Generally unwell

It can be confusing to know what to do when your baby is unwell. Below is a red, amber and green table that you may find helpful.

If your baby has any of the following signs:

  • Pale, mottled (blotchy) skin which feels unusually cold.
  • Is stiff or rigid for a long time or makes repeated, jerky movements of arms or legs that doesn't stop when you hold them (a fit or seizure).
  • Is difficult to wake.
  • Has a hot chest, face or back and is sweaty or clammy (a temperature of 38 degrees C / 100.5 degrees F or higher) unless this is within two days of vaccinations and there are no other signs from this box or the AMBER box below.
  • Is too breathless to feed, has pauses in their breathin lasting more than 10 seconds and is grunting or going blue.
  • Green vomit (like the colour of spinach or green washing up liquid).

Please seek urgent help if you are frightened because your baby looks very unwell.

You need urgent help.

Go to the nearest Hospital Emergency (A&E) Department or phone 999

If your baby has any of the following signs:

  • Difficulty breathing, including: breathing fast all the time; widening their nostrils or pulling in the muscles below the ribs when breathing.
  • Not interested in feeding and/or looks dehydrated (dry mouth, sunken eyes, no tears, or no wet nappies in the last 8 hours).
  • Is increasingly sleepy or irritable (crying continuously and won't calm down.
  • Has yellow skin or whites of their eyes, which is quickly becoming worse.
  • Blood in the poo.
  • Very pale (white or grey) poo - keep a sample to show the doctor.
  • Keeps being sick.

Please seek advice if your baby is getting worse or if you are worried.

Immediately contact your GP and make an appointment for your baby to be seen that day or call NHS 11 - dial 111.

During the current pandemic, it may be difficult to get advice. If, after 4 hours or more, your baby hasn't improved or has got worse and you haven't been able to speak to either someone from your GP practice or to NHS 11, you may need to take them to the nearest A&E department.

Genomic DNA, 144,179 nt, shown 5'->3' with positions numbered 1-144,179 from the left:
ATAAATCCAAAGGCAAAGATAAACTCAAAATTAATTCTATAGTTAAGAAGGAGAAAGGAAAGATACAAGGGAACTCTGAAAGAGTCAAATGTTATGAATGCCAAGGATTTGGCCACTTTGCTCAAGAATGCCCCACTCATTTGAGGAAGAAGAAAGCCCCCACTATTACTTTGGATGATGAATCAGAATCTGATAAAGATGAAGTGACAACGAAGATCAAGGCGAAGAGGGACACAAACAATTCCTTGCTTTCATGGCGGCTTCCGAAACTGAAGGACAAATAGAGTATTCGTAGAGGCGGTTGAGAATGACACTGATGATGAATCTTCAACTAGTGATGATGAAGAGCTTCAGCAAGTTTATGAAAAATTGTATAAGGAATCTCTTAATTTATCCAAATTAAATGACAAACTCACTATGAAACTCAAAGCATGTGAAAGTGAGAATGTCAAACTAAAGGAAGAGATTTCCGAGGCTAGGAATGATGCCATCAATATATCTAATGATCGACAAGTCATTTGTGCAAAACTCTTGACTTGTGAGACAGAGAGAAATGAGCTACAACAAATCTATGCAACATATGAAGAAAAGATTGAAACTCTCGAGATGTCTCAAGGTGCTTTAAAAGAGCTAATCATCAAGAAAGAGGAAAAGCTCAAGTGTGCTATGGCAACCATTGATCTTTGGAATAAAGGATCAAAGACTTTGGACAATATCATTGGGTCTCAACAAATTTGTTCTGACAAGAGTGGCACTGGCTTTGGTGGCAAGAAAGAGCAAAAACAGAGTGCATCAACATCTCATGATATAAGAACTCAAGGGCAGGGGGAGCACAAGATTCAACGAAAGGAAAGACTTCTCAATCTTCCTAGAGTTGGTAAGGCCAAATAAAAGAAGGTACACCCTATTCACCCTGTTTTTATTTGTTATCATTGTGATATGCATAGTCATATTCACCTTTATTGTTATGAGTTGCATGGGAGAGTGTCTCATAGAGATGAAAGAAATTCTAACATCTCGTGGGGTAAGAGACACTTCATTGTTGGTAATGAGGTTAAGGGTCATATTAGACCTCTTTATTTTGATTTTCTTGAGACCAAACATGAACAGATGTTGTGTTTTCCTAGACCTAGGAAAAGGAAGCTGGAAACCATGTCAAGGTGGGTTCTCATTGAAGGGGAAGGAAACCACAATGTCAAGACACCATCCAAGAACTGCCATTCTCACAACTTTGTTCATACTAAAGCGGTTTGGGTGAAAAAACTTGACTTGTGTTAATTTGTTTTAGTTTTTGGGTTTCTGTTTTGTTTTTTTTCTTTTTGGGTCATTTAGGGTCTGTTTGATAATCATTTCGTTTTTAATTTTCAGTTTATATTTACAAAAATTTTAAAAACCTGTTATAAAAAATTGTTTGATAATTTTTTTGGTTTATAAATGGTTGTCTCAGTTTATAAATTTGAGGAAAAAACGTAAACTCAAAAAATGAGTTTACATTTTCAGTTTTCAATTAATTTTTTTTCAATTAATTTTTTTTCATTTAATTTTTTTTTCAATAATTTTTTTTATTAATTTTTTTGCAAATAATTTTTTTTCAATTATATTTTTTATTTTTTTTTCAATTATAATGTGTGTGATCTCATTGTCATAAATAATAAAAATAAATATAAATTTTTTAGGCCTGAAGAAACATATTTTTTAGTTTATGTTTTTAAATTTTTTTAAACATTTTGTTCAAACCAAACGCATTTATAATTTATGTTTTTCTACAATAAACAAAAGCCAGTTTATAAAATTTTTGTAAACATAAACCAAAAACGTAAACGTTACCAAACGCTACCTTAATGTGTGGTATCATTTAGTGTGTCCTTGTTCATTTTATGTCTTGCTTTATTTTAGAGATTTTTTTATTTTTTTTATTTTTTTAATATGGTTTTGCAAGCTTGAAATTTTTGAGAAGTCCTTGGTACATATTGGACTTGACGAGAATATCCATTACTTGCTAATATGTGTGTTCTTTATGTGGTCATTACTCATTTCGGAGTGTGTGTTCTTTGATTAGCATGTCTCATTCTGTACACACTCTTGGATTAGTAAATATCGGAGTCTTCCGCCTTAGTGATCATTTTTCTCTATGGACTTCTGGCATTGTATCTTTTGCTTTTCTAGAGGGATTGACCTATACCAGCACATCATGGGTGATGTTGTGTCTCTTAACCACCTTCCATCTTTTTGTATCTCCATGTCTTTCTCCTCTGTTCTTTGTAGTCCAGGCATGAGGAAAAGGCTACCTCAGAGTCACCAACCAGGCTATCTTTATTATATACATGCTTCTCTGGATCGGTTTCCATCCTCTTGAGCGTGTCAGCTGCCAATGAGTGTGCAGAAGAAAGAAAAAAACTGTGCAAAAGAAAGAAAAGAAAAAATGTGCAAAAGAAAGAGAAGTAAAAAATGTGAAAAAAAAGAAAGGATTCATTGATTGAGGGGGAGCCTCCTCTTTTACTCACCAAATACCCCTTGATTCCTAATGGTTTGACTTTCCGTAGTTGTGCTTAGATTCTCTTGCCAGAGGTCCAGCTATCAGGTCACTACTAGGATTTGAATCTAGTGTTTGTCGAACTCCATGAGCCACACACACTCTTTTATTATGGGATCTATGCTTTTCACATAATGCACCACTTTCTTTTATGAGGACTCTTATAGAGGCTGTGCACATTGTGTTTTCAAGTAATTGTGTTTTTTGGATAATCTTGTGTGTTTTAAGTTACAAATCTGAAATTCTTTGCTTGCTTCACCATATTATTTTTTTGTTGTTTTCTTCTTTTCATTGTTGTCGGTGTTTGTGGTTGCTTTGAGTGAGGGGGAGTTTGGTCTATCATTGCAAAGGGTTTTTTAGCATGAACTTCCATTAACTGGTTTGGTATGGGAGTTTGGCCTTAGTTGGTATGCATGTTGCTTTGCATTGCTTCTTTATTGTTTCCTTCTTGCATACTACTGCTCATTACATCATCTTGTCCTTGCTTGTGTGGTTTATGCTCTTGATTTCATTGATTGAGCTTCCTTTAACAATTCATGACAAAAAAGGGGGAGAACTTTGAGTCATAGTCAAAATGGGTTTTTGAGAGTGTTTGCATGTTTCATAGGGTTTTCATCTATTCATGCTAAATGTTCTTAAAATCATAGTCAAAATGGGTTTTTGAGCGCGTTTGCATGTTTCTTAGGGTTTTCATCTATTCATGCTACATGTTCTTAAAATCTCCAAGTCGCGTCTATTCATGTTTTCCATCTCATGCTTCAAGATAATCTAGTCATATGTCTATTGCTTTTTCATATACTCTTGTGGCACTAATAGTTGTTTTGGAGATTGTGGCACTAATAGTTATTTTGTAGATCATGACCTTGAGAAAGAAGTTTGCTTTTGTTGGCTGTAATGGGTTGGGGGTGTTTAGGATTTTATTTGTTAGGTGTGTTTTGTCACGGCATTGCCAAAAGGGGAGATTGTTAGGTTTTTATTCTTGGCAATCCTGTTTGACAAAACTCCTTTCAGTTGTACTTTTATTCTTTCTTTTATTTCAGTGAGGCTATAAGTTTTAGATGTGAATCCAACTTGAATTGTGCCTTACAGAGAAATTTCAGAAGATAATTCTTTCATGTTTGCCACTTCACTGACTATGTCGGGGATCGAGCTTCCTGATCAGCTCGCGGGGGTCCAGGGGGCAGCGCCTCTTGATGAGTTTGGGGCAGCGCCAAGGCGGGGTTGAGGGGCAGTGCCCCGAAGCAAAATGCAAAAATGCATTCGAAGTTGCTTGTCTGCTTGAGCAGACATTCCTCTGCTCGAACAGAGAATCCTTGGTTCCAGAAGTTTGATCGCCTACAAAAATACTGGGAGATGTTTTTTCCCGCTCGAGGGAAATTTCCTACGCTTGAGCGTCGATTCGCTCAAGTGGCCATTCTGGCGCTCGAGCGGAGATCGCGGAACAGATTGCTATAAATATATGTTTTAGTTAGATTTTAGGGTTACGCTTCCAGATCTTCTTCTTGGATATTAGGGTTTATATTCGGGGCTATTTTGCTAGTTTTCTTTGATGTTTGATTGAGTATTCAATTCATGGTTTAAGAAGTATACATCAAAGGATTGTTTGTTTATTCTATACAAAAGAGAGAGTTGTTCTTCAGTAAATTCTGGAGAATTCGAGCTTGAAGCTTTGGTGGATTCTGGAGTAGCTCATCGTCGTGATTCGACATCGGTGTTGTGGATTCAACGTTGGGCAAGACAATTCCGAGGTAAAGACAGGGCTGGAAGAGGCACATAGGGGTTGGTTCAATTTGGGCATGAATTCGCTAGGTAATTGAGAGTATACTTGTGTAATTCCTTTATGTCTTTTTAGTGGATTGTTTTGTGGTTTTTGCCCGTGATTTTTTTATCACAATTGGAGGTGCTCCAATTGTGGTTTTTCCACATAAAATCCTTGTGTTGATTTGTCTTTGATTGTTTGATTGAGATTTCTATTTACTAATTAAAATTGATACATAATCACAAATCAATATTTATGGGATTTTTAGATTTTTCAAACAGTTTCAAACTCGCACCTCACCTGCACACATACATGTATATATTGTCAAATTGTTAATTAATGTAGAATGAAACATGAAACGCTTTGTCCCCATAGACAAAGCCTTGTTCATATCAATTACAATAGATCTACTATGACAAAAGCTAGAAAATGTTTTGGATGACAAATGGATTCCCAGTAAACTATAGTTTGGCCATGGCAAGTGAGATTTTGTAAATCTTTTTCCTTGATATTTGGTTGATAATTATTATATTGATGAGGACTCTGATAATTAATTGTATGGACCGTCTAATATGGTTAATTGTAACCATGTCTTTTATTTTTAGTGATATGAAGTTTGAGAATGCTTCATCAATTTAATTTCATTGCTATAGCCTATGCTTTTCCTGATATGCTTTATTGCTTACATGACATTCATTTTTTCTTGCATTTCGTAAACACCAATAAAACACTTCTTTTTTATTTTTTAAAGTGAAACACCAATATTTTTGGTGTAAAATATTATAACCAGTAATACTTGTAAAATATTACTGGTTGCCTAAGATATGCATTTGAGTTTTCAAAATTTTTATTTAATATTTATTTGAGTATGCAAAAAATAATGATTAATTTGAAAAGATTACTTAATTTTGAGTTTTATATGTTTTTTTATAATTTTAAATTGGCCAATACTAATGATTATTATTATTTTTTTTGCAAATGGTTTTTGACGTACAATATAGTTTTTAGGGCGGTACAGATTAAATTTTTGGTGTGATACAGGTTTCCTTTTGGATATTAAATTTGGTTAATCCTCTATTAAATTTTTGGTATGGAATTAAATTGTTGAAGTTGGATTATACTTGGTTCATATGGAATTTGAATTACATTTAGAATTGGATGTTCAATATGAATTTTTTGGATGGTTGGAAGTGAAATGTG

If yout baby DOESN'T have any signs from the RED or AMBER boxes, the following are normal:

  • Your baby is less than two weeks old (or three weeks old and breastfed) and looks slightly yellow, mainly on the face. (this may slowly increase over a day or two but will then start to fade).
  • Has four to six wet nappies a day.
  • Has green, brown, orange or black poo. (The poo of breastfed babies is usually yellow and can often look 'seedy' - it's a sign that your baby is healthy).
  • Continues to feed well with breast or formula milk.
  • Baby wakes up often and cries to be fed.

Continue look after your child at home.

If you are still concerned about your baby contact your Health Visitor or NHS 111 - visit or dial 111.

If your baby seems well but is still crying a lot, you can find more advice here:

Click here to download a printable version of the Red, Amber and Green table above.

Self Care

For wear and tear, minor trips and everything in between.


You can treat your child's very minor illnesses and injuries at home.

Some illnesses can be treated in your own home with support and advice from the services listed when required, using the recommended medicines and getting plenty of rest.

Sound advice

Children can recover from illness quickly but also can become more poorly quickly; it is important to seek further advice if a child's condition gets worse.

For information on common childhood illnesses go to What is wrong with my child?

Local Pharmacist

Pharmacists are experts in many aspects of healthcare and can offer advice on a wide range of long-term conditions and common illnesses such as coughs, colds and stomach upsets. You don’t need an appointment and many have private consultation areas, so they are a good first port of call. Your pharmacist will say if you need further medical attention.

Sound advice

  1. Visit a pharmacy if your child is ill, but does not need to see a GP.
  2. Remember that if your child's condition gets worse, you should seek further medical advice immediately.
  3. Help your child to understand - watch this video with them about going to the pharmacy.

For information on common childhood illnesses go to What is wrong with my child?

Health Visitors